Big Business Discount Could Cost Residential Gas Customers $100 Million

Consumer Groups Protest Corporate Giveaway

Contacts: Richard Holober, CFC, (650) 375-7843 (650) 307-7033 cell, Mindy Spatt, TURN, (415) 929-8876 ext. 306

(CA) The Consumer Federation of California (CFC), The Utility Reform Network (TURN),
and other consumer groups filed protests today against a proposal by
major California gas utilities that could increase residential
customers’ bills by up to $100 million dollars a year while discounting
rates for big businesses. 

The protests were filed
by consumer groups at the California Public Utilities Commission (PUC)
in response to a joint application of the San Diego Gas & Electric
Co., Southern California Gas Co. and Pacific Gas and Electric Co. to
reduce contributions by large businesses for low-income assistance and
reallocate the costs to small customers.  

If the PUC approves the
scheme, residential gas bills would have to go up to meet the current
funding levels for programs like the "California Alternative Rates for Energy"
(CARE). CARE provides a critical 20% discount on gas bills for
low-income households struggling to pay their rapidly escalating
heating bills.

In order to continue
funding low-income and energy efficiency programs at current levels,
all customers must continue to contribute equitably to the programs.
Yet, the joint application filed by the three utilities proposes to
give large, wealthy corporations like Chevron, ExxonMobil and AT&T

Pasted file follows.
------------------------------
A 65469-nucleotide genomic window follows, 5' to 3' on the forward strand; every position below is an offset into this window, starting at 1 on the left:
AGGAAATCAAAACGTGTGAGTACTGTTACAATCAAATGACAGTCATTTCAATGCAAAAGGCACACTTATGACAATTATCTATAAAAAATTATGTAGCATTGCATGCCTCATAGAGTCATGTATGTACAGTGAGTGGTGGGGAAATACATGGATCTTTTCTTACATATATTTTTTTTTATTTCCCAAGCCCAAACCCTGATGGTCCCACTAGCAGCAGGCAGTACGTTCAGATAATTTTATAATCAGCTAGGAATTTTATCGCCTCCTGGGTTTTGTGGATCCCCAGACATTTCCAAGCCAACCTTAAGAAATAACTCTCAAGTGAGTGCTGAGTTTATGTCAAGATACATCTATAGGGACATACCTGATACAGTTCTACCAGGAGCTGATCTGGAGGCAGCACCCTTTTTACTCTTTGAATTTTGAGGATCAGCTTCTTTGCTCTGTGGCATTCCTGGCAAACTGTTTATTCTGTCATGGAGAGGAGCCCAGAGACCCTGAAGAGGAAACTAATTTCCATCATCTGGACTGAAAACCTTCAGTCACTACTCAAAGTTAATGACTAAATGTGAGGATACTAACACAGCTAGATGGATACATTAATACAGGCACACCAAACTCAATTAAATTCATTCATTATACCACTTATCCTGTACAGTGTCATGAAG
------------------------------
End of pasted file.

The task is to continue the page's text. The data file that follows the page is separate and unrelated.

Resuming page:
discounts, forcing rates up for small consumers if current programs are
to continue.

"This attempt by the
utilities to help big businesses avoid paying their fair share for a
critical program like CARE is unconscionable at a time when energy
costs continue to skyrocket," said Richard Holober, Executive Director of the CFC. "We call on the PUC to protect California’s working families and reject this application."

"The law requires ALL customers
to pay their fair share," said TURN Executive Director Mark Toney. 
"Corporations that are reaping billions in profits from our state
should not be allowed to shirk their responsibilities for urgent
programs that assist low-income Californians."

The six programs on the
table are: CARE; Energy Efficiency; Low-Income Energy Efficiency;
Research, Development, and Demonstration, Public Purpose Program CPUC
and Board of Equalization administration costs, and the Self-Generation
Incentive Program, which helps large businesses generate their own

"The utilities
application fails to provide a shred of evidence suggesting these
program costs unfairly hurt big businesses or how increasing the same
rate for residential ratepayers would be a more equitable way to pay
for them," said Holober. "The utilities have
repeatedly made the same complaints about how the CARE program costs
are allocated in the past – and have been rejected by the Commission
every time. There simply is no justification for shifting these costs."